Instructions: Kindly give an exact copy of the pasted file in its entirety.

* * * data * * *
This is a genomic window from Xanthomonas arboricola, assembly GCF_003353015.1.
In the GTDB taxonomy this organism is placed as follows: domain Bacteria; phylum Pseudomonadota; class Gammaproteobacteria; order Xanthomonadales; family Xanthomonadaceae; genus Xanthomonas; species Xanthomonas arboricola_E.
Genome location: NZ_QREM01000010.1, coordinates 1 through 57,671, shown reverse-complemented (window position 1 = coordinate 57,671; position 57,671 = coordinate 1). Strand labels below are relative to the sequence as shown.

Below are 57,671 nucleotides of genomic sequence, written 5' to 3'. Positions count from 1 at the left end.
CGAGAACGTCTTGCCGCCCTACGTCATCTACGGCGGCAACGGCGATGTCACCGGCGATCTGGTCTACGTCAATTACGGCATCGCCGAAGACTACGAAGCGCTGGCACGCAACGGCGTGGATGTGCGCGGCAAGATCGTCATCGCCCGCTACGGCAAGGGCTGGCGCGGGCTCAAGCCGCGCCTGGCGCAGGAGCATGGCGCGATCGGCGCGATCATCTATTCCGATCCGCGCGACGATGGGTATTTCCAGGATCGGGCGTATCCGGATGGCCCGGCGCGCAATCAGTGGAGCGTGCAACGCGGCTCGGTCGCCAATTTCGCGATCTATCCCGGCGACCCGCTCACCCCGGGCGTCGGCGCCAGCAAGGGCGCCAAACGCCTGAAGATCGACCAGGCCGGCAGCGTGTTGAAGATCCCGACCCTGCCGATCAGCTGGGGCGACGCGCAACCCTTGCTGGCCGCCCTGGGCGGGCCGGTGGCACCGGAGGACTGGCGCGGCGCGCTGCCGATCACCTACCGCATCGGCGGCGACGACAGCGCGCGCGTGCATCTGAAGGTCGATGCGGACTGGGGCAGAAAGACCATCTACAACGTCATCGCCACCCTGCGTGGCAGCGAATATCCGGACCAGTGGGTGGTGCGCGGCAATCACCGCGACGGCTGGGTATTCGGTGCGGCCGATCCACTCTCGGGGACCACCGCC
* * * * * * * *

This is a genomic window from Xanthomonas arboricola, assembly GCF_003353015.1.
In the GTDB taxonomy this organism is placed as follows: domain Bacteria; phylum Pseudomonadota; class Gammaproteobacteria; order Xanthomonadales; family Xanthomonadaceae; genus Xanthomonas; species Xanthomonas arboricola_E.
Genome location: NZ_QREM01000010.1, coordinates 1 through 57,671, shown reverse-complemented (window position 1 = coordinate 57,671; position 57,671 = coordinate 1). Strand labels below are relative to the sequence as shown.

Below are 57,671 nucleotides of genomic sequence, written 5' to 3'. Positions count from 1 at the left end.
CGAGAACGTCTTGCCGCCCTACGTCATCTACGGCGGCAACGGCGATGTCACCGGCGATCTGGTCTACGTCAATTACGGCATCGCCGAAGACTACGAAGCGCTGGCACGCAACGGCGTGGATGTGCGCGGCAAGATCGTCATCGCCCGCTACGGCAAGGGCTGGCGCGGGCTCAAGCCGCGCCTGGCGCAGGAGCATGGCGCGATCGGCGCGATCATCTATTCCGATCCGCGCGACGATGGGTATTTCCAGGATCGGGCGTATCCGGATGGCCCGGCGCGCAATCAGTGGAGCGTGCAACGCGGCTCGGTCGCCAATTTCGCGATCTATCCCGGCGACCCGCTCACCCCGGGCGTCGGCGCCAGCAAGGGCGCCAAACGCCTGAAGATCGACCAGGCCGGCAGCGTGTTGAAGATCCCGACCCTGCCGATCAGCTGGGGCGACGCGCAACCCTTGCTGGCCGCCCTGGGCGGGCCGGTGGCACCGGAGGACTGGCGCGGCGCGCTGCCGATCACCTACCGCATCGGCGGCGACGACAGCGCGCGCGTGCATCTGAAGGTCGATGCGGACTGGGGCAGAAAGACCATCTACAACGTCATCGCCACCCTGCGTGGCAGCGAATATCCGGACCAGTGGGTGGTGCGCGGCAATCACCGCGACGGCTGGGTATTCGGTGCGGCCGATCCACTCTCGGGGACCACCGCC